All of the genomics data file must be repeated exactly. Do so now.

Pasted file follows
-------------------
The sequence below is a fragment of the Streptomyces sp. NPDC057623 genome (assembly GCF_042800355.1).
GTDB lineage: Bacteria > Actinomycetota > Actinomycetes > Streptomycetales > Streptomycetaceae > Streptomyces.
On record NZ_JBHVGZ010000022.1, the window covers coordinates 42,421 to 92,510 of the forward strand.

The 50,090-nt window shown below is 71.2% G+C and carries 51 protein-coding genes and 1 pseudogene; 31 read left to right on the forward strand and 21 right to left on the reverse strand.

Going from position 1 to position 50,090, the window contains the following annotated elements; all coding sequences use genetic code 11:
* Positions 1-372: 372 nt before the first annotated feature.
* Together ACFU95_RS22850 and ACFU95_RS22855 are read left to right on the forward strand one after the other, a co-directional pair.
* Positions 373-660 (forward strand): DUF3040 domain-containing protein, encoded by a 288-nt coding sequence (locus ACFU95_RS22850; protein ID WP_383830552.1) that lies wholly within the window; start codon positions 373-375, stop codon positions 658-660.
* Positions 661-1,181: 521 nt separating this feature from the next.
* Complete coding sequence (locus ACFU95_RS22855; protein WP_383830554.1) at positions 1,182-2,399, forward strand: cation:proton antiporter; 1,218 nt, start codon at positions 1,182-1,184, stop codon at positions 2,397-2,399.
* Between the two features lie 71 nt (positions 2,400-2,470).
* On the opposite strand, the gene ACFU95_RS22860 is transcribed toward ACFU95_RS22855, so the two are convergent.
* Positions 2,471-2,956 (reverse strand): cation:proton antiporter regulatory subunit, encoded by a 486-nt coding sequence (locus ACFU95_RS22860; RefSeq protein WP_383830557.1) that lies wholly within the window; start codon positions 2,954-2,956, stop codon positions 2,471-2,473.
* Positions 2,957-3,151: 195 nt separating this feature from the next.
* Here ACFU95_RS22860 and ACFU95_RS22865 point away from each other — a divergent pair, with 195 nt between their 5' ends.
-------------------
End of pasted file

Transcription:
The sequence below is a fragment of the Streptomyces sp. NPDC057623 genome (assembly GCF_042800355.1).
GTDB lineage: Bacteria > Actinomycetota > Actinomycetes > Streptomycetales > Streptomycetaceae > Streptomyces.
On record NZ_JBHVGZ010000022.1, the window covers coordinates 42,421 to 92,510 of the forward strand.

The 50,090-nt window shown below is 71.2% G+C and carries 51 protein-coding genes and 1 pseudogene; 31 read left to right on the forward strand and 21 right to left on the reverse strand.

Going from position 1 to position 50,090, the window contains the following annotated elements; all coding sequences use genetic code 11:
* Positions 1-372: 372 nt before the first annotated feature.
* Together ACFU95_RS22850 and ACFU95_RS22855 are read left to right on the forward strand one after the other, a co-directional pair.
* Positions 373-660 (forward strand): DUF3040 domain-containing protein, encoded by a 288-nt coding sequence (locus ACFU95_RS22850; protein ID WP_383830552.1) that lies wholly within the window; start codon positions 373-375, stop codon positions 658-660.
* Positions 661-1,181: 521 nt separating this feature from the next.
* Complete coding sequence (locus ACFU95_RS22855; protein WP_383830554.1) at positions 1,182-2,399, forward strand: cation:proton antiporter; 1,218 nt, start codon at positions 1,182-1,184, stop codon at positions 2,397-2,399.
* Between the two features lie 71 nt (positions 2,400-2,470).
* On the opposite strand, the gene ACFU95_RS22860 is transcribed toward ACFU95_RS22855, so the two are convergent.
* Positions 2,471-2,956 (reverse strand): cation:proton antiporter regulatory subunit, encoded by a 486-nt coding sequence (locus ACFU95_RS22860; RefSeq protein WP_383830557.1) that lies wholly within the window; start codon positions 2,954-2,956, stop codon positions 2,471-2,473.
* Positions 2,957-3,151: 195 nt separating this feature from the next.
* Here ACFU95_RS22860 and ACFU95_RS22865 point away from each other — a divergent pair, with 195 nt between their 5' ends.